Crypto-Judaism and the Spanish Inquisition

Crypto-Judaism and the Spanish Inquisition

Crypto-Judaism and the Spanish Inquisition

Crypto-Judaism and the Spanish Inquisition


Cyrptojudaism and the Spanish Inquisition explores Spanish secret Judaism and the Inquisition, which strove to uproot the "Judaizing heresy" among baptized Jews and their descendants. Even in the 18th-century, Cryptojudaism was still prevalent, but the Inquisition finally triumphed. This book describes the private lives of the cyrpto-Jew, as revealed in their confessions, together with their fate in prison and at the auto defeat at which they abjured their Judaism and were reconciled to the Church or, if not, burnt at the stake.


The frequency with which pardons were issued – in 1533, 1535, 1547 and 1577 – to Portuguese New Christians who were widely suspected of Judaizing suggests that the authorities preferred to leave them in peace in order to allow their commercial activities to fructify and enrich the country. the exchange worked in reverse also. the offer of money by the New Christians to a permanently needy treasury smoothed the path to the granting of pardons. the pardon of 1577 was conceded by the Crown in exchange for a quarter of a million ducats. the converts were promised ten years free of pressure. Even if convicted by the Inquisition for the crime of Judaizing, their offence would be considered as the first one, so that they would not lose their property, an additional punishment almost always imposed on a second offender. Furthermore, the Portuguese converts were given permission to leave the country, in the hope that their trading, from Brazil, Antwerp or Seville, would enrich Portugal.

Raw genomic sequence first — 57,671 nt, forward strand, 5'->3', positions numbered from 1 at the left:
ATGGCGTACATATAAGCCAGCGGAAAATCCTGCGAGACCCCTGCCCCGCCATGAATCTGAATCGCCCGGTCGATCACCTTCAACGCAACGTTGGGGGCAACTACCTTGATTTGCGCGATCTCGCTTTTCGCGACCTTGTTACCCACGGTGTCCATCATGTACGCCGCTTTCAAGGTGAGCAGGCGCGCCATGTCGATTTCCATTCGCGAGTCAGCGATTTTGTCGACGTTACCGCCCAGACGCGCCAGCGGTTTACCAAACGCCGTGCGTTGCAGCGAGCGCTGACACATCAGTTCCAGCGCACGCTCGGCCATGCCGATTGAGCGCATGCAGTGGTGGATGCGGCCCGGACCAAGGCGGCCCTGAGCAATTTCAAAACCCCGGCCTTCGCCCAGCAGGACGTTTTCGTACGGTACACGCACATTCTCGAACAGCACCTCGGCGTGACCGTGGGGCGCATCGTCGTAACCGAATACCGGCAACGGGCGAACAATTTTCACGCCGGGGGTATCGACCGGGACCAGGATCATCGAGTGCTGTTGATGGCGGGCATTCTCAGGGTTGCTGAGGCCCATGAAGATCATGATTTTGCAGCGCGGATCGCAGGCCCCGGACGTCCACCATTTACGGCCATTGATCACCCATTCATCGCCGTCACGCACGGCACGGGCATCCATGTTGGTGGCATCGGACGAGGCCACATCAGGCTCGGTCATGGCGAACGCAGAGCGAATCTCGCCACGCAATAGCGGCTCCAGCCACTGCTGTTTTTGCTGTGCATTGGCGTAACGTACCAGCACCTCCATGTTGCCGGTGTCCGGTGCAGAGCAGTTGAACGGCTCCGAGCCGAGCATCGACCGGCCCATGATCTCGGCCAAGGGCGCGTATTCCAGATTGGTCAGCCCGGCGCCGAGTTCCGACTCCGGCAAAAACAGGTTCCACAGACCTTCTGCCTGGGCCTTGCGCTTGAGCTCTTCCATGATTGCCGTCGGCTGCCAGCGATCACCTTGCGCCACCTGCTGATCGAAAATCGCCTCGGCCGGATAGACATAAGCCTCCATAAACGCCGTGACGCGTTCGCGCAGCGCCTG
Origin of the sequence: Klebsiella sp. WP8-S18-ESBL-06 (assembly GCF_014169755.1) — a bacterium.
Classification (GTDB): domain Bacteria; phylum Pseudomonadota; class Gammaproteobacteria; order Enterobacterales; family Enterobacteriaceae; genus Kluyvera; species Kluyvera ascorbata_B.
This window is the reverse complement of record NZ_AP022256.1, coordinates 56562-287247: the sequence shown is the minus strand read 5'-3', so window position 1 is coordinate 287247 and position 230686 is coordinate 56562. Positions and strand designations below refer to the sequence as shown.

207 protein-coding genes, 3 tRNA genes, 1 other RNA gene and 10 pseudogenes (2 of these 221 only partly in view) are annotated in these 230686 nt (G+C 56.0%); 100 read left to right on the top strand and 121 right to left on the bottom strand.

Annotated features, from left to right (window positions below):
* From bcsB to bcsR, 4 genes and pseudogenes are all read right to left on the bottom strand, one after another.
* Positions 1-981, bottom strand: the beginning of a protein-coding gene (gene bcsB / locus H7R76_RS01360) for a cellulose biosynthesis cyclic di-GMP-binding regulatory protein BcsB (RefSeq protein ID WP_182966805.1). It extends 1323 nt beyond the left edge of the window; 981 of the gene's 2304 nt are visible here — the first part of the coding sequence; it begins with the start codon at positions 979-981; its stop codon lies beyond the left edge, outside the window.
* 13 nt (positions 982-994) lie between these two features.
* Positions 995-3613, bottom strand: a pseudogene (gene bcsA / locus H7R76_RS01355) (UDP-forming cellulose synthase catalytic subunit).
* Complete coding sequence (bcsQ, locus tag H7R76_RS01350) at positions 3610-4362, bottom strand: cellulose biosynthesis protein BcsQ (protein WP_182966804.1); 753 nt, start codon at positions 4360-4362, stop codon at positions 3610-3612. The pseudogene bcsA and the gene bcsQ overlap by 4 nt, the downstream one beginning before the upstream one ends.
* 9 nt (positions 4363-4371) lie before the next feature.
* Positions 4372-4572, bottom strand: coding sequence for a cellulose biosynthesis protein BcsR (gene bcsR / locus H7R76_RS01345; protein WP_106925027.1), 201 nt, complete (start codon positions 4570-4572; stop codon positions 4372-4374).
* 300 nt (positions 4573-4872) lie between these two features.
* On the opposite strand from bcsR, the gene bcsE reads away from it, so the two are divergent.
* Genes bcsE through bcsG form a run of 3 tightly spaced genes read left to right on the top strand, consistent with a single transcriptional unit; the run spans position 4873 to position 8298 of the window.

The Portuguese Church protested unsuccessfully against the granting of a pardon. So did Philip ii of Spain, but to no avail, for the Portuguese king, Dom Sebastian, was badly in need of funds for the military adventure which would end so tragically with the death of almost all the cream of the Portuguese aristocracy and the young king in the deserts of Morocco.

The Portuguese New Christians lived lives of constant uncertainty and anxiety. the pardon granted on 21 May 1577, which was to have been in force for ten years, was revoked in 1579. During the two years of its validity many Portuguese New Christians crossed into Spain. It is from this time that the records of the Spanish Inquisition courts begin to include the names of Portuguese Marranos.

The Portuguese crypto-Jews were attracted to Spain by the apparent somnolence of the Spanish Inquisition, which had so thoroughly destroyed the heresies of Judaizing earlier in the sixteenth century. By this time, the Portuguese commercial empire was beginning to decline under the competition of Holland and England. Moving to Spain promised Portuguese New Christians the chance of developing large commercial enterprises in the Spanish empire in America, as well as the traditional occupations of the New Christians such as tax farming royal and private revenues, skilled crafts and the commerce associated with them. Some New Christians would rise to the heights of international finance as money factors, bankers, and suppliers of naval and military stores, although the lists of the occupations of the majority of convicted Judaizers show that they were people of modest means attracted by the apparently greater freedom and prosperity of Spain at the time.

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